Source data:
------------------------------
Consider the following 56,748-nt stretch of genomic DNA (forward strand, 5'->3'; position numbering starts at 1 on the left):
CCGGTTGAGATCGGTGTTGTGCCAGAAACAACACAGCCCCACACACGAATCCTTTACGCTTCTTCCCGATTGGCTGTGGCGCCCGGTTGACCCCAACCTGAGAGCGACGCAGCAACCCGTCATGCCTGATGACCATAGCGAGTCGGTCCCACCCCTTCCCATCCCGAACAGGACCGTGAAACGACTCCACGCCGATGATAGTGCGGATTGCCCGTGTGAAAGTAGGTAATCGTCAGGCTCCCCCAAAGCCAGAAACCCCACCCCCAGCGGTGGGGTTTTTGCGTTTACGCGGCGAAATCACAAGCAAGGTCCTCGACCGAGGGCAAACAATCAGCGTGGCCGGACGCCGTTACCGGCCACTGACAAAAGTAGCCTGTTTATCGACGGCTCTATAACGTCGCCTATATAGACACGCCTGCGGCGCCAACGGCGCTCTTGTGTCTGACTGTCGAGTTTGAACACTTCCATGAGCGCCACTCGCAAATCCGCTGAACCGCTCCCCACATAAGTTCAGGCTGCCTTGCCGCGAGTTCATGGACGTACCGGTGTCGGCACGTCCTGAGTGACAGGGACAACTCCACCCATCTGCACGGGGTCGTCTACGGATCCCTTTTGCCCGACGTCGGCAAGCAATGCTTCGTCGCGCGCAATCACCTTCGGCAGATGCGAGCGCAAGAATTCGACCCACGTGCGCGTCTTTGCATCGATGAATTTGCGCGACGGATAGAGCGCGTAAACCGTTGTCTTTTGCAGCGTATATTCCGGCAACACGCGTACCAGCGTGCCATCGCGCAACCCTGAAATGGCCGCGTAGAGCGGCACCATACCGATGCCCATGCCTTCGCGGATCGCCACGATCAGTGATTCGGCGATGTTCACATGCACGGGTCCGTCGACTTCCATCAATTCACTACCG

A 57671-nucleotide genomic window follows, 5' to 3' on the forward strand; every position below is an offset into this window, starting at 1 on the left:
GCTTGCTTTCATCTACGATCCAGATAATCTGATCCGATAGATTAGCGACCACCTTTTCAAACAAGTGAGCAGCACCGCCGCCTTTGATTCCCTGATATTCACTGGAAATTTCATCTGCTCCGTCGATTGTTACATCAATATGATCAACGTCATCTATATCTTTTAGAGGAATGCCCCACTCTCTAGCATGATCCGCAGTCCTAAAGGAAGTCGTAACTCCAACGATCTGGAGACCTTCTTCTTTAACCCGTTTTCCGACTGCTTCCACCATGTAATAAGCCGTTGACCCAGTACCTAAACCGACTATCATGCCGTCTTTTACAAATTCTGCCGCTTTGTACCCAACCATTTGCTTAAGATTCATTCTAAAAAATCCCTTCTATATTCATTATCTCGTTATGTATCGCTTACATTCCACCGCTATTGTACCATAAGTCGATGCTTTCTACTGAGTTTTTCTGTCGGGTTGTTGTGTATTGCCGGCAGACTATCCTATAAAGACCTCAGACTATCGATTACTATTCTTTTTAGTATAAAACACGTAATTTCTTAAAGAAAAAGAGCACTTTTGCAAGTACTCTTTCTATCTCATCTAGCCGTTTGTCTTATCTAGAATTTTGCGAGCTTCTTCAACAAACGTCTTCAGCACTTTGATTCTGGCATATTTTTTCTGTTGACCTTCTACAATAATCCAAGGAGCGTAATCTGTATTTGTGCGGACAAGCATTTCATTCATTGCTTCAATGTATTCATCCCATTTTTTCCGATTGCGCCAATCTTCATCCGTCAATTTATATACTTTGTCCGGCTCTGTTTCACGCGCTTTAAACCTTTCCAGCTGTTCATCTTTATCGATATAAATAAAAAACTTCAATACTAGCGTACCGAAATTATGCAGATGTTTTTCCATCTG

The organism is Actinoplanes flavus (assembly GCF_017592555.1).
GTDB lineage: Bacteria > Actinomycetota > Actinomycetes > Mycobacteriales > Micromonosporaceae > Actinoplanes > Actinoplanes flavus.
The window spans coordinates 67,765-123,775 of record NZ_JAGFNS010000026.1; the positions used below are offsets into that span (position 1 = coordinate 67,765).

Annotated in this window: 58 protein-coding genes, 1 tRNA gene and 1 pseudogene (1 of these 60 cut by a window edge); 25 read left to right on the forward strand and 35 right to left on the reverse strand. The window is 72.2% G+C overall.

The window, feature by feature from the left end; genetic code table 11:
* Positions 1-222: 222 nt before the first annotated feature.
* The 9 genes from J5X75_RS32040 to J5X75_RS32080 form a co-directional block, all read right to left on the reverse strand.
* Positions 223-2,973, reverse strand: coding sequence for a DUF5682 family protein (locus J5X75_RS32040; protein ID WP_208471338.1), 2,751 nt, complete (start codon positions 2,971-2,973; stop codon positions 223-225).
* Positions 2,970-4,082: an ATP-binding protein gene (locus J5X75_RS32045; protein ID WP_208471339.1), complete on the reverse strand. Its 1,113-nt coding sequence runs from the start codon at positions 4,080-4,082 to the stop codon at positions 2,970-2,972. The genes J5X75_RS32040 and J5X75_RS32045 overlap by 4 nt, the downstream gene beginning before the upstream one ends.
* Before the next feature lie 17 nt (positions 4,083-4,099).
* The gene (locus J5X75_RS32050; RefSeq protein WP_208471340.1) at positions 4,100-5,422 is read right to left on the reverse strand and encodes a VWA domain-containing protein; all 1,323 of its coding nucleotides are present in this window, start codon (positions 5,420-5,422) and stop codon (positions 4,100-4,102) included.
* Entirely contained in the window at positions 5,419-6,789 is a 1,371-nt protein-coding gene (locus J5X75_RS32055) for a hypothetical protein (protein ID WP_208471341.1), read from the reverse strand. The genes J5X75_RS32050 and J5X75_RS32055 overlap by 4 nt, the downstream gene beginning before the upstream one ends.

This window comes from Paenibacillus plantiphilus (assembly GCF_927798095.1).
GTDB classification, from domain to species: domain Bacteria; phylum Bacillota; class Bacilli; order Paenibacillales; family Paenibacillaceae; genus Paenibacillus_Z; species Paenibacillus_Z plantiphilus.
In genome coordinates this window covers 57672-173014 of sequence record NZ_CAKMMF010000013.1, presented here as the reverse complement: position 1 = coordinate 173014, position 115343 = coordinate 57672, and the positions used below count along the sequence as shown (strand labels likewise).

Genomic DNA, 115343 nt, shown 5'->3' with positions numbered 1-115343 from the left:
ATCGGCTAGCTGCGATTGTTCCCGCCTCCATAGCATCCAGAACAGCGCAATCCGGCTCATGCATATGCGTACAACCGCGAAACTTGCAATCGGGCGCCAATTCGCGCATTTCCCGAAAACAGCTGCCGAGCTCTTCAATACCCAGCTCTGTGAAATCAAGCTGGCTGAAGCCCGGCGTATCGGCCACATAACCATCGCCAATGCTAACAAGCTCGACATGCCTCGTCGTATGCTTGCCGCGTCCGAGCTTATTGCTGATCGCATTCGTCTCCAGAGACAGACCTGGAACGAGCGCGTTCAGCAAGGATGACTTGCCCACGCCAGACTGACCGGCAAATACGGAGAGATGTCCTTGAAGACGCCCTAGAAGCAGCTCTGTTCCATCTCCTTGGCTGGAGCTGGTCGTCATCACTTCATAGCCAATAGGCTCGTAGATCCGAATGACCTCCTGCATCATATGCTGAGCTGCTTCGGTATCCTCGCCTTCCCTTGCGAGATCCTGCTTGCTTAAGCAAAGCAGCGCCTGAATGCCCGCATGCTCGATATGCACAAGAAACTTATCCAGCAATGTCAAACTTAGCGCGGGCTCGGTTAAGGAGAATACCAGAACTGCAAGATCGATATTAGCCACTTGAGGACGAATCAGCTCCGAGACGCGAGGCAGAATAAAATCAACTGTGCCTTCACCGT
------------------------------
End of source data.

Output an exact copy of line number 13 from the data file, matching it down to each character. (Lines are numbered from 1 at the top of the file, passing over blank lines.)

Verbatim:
* Positions 2,970-4,082: an ATP-binding protein gene (locus J5X75_RS32045; protein ID WP_208471339.1), complete on the reverse strand. Its 1,113-nt coding sequence runs from the start codon at positions 4,080-4,082 to the stop codon at positions 2,970-2,972. The genes J5X75_RS32040 and J5X75_RS32045 overlap by 4 nt, the downstream gene beginning before the upstream one ends.